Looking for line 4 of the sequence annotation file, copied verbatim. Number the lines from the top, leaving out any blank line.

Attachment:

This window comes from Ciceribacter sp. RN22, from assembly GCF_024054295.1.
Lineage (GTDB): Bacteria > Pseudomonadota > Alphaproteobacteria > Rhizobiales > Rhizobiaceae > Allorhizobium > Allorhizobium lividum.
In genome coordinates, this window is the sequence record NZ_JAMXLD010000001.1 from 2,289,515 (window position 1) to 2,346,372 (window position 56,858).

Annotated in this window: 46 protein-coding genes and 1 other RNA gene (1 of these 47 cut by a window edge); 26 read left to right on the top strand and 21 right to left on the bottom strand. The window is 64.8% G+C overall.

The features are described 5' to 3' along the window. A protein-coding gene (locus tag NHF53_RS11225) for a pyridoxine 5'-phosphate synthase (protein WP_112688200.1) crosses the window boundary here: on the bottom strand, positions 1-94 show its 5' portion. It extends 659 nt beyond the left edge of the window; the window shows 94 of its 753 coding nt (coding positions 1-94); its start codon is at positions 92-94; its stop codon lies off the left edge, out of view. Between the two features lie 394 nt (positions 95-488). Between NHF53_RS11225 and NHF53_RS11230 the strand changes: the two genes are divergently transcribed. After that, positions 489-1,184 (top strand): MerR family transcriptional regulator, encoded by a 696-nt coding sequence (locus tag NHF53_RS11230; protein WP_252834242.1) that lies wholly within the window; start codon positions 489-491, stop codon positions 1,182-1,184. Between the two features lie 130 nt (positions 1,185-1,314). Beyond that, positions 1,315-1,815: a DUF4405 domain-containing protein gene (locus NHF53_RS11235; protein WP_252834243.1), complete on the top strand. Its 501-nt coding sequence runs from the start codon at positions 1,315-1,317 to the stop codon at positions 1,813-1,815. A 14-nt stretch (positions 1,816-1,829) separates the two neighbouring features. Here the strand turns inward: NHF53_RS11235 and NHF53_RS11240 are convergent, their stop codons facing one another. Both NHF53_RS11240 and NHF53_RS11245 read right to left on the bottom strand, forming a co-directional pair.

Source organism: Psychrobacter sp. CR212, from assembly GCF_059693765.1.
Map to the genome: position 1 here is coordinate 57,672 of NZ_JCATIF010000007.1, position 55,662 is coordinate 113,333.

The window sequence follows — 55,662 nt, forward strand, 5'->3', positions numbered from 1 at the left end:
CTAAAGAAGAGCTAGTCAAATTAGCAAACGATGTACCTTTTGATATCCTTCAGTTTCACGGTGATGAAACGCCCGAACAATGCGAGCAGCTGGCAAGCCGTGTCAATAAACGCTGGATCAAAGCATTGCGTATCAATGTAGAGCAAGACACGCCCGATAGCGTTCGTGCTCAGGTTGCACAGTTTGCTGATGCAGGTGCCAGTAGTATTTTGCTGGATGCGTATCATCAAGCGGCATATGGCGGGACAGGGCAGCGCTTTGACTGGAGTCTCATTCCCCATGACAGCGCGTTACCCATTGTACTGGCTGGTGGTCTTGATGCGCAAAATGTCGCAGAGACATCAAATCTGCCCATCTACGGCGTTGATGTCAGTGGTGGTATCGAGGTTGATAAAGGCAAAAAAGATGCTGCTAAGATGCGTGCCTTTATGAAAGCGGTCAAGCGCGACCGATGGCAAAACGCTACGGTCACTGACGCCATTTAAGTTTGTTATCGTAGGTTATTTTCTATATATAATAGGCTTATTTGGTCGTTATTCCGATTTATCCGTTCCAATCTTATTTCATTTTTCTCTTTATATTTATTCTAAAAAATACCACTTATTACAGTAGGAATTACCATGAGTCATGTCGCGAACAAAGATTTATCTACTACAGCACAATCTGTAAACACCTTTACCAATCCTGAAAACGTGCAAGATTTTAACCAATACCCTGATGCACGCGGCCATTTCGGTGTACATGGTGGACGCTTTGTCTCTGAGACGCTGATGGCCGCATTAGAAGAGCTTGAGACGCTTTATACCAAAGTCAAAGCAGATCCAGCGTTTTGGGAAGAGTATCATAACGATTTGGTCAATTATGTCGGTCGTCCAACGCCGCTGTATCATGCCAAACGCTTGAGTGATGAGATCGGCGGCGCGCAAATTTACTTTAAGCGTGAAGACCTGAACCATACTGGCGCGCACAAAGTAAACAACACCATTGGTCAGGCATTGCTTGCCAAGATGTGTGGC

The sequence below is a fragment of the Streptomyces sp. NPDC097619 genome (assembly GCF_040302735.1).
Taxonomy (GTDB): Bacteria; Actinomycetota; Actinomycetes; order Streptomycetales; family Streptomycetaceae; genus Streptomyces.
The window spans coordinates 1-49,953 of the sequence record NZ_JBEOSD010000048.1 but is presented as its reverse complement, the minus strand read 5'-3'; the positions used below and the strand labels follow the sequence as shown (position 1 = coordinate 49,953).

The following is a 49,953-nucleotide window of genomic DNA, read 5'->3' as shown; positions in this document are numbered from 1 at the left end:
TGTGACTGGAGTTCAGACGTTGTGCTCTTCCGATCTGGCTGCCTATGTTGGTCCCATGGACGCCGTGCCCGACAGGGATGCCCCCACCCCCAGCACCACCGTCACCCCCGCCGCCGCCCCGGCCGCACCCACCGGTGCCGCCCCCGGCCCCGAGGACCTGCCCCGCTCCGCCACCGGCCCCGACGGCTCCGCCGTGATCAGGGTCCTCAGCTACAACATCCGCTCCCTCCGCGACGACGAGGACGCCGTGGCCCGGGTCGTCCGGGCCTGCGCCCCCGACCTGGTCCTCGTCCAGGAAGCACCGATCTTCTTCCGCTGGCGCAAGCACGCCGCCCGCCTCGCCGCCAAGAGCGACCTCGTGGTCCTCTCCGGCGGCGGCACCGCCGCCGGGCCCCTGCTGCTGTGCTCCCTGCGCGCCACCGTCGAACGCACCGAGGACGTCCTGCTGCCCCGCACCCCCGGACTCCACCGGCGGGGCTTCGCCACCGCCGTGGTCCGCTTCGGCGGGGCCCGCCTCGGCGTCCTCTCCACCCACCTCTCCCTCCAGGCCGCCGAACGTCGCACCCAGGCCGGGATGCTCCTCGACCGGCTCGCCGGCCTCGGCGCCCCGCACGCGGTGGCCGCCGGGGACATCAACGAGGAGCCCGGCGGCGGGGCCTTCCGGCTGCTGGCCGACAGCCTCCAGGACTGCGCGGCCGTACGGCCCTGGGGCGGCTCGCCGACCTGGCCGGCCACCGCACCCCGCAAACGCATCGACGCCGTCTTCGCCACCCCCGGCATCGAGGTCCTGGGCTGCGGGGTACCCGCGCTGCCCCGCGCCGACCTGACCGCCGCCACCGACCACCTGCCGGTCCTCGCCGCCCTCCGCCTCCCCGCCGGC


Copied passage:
Annotated in this window: 46 protein-coding genes and 1 other RNA gene (1 of these 47 cut by a window edge); 26 read left to right on the top strand and 21 right to left on the bottom strand. The window is 64.8% G+C overall.